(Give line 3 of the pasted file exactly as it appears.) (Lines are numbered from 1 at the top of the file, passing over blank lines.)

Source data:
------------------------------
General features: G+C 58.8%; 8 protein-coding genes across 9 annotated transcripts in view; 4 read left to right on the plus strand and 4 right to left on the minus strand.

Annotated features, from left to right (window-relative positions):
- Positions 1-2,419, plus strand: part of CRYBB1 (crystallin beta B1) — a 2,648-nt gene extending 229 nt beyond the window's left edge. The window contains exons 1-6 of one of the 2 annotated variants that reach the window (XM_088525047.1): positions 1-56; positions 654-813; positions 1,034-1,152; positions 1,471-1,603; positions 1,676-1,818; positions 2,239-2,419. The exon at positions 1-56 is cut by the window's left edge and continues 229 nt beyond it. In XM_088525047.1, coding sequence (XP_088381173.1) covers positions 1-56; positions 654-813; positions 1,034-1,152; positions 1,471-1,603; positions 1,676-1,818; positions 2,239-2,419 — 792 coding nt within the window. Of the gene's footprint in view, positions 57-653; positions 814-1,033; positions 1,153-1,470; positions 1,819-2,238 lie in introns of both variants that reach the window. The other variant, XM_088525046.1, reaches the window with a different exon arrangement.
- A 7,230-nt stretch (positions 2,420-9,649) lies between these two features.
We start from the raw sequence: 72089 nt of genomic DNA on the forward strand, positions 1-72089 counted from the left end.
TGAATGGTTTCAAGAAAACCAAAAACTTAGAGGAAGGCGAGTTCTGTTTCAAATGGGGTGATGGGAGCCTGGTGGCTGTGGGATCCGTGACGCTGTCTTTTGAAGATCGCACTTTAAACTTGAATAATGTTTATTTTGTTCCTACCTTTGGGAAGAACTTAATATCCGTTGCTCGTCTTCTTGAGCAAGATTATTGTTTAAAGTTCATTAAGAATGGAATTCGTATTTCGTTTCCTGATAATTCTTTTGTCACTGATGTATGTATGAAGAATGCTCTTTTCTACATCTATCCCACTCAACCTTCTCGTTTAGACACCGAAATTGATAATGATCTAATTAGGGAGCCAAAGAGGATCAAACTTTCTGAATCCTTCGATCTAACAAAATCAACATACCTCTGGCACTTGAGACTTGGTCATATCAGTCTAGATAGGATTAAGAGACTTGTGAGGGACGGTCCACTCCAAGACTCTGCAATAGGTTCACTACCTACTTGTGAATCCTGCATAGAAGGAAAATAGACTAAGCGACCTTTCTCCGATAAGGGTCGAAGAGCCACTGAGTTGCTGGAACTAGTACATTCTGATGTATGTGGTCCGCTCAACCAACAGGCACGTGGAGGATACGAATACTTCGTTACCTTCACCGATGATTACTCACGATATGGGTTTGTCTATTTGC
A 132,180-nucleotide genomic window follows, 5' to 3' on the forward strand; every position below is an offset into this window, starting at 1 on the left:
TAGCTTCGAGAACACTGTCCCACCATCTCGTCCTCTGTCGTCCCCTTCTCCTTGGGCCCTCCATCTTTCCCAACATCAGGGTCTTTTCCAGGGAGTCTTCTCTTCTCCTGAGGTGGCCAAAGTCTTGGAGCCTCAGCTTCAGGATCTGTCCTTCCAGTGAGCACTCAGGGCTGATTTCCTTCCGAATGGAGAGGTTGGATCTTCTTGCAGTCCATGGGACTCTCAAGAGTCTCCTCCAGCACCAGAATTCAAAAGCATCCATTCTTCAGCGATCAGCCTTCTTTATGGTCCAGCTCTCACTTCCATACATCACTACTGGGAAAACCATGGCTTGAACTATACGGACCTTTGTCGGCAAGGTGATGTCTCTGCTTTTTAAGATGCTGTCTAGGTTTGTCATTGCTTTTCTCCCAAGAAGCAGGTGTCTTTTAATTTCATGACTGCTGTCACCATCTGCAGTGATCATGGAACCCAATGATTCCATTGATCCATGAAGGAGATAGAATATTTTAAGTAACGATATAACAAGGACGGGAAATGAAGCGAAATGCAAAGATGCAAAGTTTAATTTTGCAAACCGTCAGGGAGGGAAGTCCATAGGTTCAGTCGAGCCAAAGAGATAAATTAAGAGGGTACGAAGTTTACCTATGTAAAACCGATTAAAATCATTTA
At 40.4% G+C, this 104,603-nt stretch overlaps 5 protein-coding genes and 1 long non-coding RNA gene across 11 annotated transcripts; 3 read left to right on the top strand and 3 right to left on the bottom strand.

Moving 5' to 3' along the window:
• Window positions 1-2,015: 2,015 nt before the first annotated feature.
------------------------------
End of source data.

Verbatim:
- Positions 1-2,419, plus strand: part of CRYBB1 (crystallin beta B1) — a 2,648-nt gene extending 229 nt beyond the window's left edge. The window contains exons 1-6 of one of the 2 annotated variants that reach the window (XM_088525047.1): positions 1-56; positions 654-813; positions 1,034-1,152; positions 1,471-1,603; positions 1,676-1,818; positions 2,239-2,419. The exon at positions 1-56 is cut by the window's left edge and continues 229 nt beyond it. In XM_088525047.1, coding sequence (XP_088381173.1) covers positions 1-56; positions 654-813; positions 1,034-1,152; positions 1,471-1,603; positions 1,676-1,818; positions 2,239-2,419 — 792 coding nt within the window. Of the gene's footprint in view, positions 57-653; positions 814-1,033; positions 1,153-1,470; positions 1,819-2,238 lie in introns of both variants that reach the window. The other variant, XM_088525046.1, reaches the window with a different exon arrangement.